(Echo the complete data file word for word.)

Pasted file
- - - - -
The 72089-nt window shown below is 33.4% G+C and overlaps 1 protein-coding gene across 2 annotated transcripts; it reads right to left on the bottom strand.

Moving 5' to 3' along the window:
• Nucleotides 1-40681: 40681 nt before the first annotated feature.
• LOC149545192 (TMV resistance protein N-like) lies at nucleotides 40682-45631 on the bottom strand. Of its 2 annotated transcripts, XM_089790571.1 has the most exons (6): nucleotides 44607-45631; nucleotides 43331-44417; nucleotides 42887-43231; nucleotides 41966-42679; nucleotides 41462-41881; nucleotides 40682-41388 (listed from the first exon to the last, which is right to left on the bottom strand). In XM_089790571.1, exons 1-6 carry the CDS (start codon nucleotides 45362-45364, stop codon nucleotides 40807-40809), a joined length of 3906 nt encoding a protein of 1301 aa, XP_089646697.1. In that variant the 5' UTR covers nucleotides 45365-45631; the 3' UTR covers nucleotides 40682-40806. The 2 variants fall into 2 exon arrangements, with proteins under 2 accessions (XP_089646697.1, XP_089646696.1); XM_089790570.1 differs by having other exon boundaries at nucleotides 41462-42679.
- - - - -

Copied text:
The 72089-nt window shown below is 33.4% G+C and overlaps 1 protein-coding gene across 2 annotated transcripts; it reads right to left on the bottom strand.

Moving 5' to 3' along the window:
• Nucleotides 1-40681: 40681 nt before the first annotated feature.
• LOC149545192 (TMV resistance protein N-like) lies at nucleotides 40682-45631 on the bottom strand. Of its 2 annotated transcripts, XM_089790571.1 has the most exons (6): nucleotides 44607-45631; nucleotides 43331-44417; nucleotides 42887-43231; nucleotides 41966-42679; nucleotides 41462-41881; nucleotides 40682-41388 (listed from the first exon to the last, which is right to left on the bottom strand). In XM_089790571.1, exons 1-6 carry the CDS (start codon nucleotides 45362-45364, stop codon nucleotides 40807-40809), a joined length of 3906 nt encoding a protein of 1301 aa, XP_089646697.1. In that variant the 5' UTR covers nucleotides 45365-45631; the 3' UTR covers nucleotides 40682-40806. The 2 variants fall into 2 exon arrangements, with proteins under 2 accessions (XP_089646697.1, XP_089646696.1); XM_089790570.1 differs by having other exon boundaries at nucleotides 41462-42679.